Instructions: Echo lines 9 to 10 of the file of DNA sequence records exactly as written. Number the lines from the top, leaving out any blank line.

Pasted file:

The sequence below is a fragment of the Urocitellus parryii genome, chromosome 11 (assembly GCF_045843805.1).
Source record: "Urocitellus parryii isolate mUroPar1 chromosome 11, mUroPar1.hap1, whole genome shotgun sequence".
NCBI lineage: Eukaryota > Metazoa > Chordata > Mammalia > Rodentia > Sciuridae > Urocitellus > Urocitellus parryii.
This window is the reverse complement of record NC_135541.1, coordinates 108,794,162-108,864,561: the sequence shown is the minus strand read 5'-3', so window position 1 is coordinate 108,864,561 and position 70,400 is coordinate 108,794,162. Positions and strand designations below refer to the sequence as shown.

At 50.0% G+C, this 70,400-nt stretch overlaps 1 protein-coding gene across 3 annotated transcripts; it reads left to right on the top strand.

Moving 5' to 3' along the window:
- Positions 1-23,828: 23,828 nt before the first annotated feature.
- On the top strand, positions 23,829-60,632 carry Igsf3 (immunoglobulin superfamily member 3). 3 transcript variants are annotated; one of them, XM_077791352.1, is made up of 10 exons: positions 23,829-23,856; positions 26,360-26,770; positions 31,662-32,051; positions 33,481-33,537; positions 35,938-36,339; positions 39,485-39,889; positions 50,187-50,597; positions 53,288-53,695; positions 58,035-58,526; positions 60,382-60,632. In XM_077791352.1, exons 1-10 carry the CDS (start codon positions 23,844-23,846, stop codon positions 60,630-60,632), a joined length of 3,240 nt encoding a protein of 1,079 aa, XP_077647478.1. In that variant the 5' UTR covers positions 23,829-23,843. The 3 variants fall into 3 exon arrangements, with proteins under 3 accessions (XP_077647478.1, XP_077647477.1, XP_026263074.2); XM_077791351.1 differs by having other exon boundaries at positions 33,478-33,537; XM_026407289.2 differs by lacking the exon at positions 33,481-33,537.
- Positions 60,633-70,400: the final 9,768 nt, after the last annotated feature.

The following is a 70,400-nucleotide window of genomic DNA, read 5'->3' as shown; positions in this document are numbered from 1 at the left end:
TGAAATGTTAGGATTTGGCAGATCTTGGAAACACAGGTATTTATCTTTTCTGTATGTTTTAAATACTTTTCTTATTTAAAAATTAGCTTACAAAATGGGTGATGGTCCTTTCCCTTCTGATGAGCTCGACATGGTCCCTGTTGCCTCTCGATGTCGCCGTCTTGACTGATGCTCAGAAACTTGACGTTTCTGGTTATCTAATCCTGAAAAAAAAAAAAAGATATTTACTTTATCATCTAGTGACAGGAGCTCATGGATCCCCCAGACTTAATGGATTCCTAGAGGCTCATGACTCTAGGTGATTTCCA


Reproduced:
- Positions 60,633-70,400: the final 9,768 nt, after the last annotated feature.

The following is a 70,400-nucleotide window of genomic DNA, read 5'->3' as shown; positions in this document are numbered from 1 at the left end: